The #1 New York Times bestselling author of Beautiful Boyexplores the transformation of Jarvis Jay Masters who has become one of America’s most inspiring Buddhist practitioners while locked in a cell on death row.
Jarvis Jay Masters’s early life was a horror story whose outline we know too well. Born in Long Beach, California, his house was filled with crack, alcohol, physical abuse, and men who paid his mother for sex. He and his siblings were split up and sent to foster care when he was five, and he progressed quickly to juvenile detention, car theft, armed robbery, and ultimately San Quentin. While in prison, he was set up for the murder of a guard—a conviction which landed him on death row, where he’s been since 1990.
At the time of his murder trial, he was held in solitary confinement, torn by rage and anxiety, felled by headaches, seizures, and panic attacks. A criminal investigator repeatedly offered to teach him breathing exercises which he repeatedly refused. Until desperation moved him to ask her how to do “that meditation shit.” With uncanny clarity, David Sheff describes Masters’s gradual but profound transformation from a man dedicated to hurting others to one who has prevented violence on the prison yard, counseled high school kids by mail, and helped prisoners—and even guards—find meaning in their lives.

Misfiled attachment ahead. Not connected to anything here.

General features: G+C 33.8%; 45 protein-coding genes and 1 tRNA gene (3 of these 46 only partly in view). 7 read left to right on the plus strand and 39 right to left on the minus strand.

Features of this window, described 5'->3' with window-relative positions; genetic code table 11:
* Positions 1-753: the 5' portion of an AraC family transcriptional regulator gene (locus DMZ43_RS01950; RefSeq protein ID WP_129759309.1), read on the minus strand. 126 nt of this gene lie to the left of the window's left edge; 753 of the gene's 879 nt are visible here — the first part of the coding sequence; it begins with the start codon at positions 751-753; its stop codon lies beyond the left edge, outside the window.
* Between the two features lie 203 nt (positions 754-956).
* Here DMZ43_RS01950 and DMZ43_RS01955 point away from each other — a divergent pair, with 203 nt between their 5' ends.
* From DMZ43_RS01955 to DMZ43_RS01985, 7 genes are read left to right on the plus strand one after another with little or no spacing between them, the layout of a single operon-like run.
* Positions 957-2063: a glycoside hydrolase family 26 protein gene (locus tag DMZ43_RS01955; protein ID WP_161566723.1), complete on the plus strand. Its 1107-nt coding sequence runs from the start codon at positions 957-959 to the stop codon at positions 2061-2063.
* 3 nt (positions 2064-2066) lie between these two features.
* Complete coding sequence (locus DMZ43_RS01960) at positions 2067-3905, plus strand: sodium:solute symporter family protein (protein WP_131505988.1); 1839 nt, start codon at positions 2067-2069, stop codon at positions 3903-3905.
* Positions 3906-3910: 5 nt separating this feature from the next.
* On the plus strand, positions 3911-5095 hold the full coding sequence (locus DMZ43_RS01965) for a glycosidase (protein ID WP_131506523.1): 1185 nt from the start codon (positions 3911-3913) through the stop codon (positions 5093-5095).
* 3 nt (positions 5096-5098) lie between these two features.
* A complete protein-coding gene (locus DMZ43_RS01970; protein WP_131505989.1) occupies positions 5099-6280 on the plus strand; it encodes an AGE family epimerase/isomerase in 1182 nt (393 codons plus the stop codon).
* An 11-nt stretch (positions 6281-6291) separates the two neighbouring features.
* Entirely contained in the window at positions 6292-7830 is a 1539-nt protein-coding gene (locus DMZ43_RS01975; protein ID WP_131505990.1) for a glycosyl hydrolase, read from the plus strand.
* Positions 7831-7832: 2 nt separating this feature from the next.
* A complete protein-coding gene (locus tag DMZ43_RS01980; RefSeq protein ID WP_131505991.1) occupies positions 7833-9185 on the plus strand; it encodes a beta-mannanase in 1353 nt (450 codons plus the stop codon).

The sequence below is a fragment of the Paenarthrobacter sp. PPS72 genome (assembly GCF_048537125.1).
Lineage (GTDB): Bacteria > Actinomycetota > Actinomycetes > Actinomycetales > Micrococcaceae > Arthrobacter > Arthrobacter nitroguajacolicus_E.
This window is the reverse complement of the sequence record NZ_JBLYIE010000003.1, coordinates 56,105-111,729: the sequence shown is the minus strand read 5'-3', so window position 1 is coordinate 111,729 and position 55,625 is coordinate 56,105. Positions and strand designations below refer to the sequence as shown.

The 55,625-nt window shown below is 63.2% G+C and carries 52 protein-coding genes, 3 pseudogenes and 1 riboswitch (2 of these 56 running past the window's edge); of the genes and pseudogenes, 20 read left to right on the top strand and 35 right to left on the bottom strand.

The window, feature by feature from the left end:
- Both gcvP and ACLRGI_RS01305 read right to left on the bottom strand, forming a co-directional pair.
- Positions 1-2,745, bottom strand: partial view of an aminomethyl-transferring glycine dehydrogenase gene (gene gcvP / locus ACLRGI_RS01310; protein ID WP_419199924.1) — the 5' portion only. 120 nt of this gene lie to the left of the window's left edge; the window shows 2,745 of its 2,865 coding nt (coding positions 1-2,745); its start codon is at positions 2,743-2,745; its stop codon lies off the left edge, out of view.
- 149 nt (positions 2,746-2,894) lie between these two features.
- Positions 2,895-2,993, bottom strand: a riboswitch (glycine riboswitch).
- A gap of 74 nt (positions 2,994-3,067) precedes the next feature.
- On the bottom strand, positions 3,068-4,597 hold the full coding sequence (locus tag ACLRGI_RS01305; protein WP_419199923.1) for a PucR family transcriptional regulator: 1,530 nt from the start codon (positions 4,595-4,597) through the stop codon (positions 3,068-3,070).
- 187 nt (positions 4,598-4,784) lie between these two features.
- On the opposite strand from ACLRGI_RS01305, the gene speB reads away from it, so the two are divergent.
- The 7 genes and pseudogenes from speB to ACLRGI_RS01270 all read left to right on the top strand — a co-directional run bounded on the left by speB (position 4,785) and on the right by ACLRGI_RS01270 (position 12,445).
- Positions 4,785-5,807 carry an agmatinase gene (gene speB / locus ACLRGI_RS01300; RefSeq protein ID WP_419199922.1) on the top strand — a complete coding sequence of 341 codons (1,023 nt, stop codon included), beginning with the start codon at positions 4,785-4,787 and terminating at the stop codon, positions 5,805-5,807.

Along the way, Masters becomes drawn to the principles that Buddhism espouses—compassion, sacrifice, and living in the moment—and he gains the admiration of Buddhists worldwide, including many of the faith’s most renowned practitioners. And while he is still in San Quentin and still on death row, he is a renowned Buddhist thinker who shows us how to ease our everyday suffering, relish the light that surrounds us, and endure the tragedies that befall us all.
David Sheff is the author of multiple books including the #1 New York Times bestselling memoir Beautiful Boy, which was recently turned into a movie starring Steve Carell and Timothée Chalamet. His work has appeared in TheNew York Times, Outside, Rolling Stone, Wired, Fortune, and elsewhere. His piece for TheNew York Times, “My Addicted Son,” received an award from the American Psychological Association for Outstanding Contribution to Advancing the Understanding of Addictions.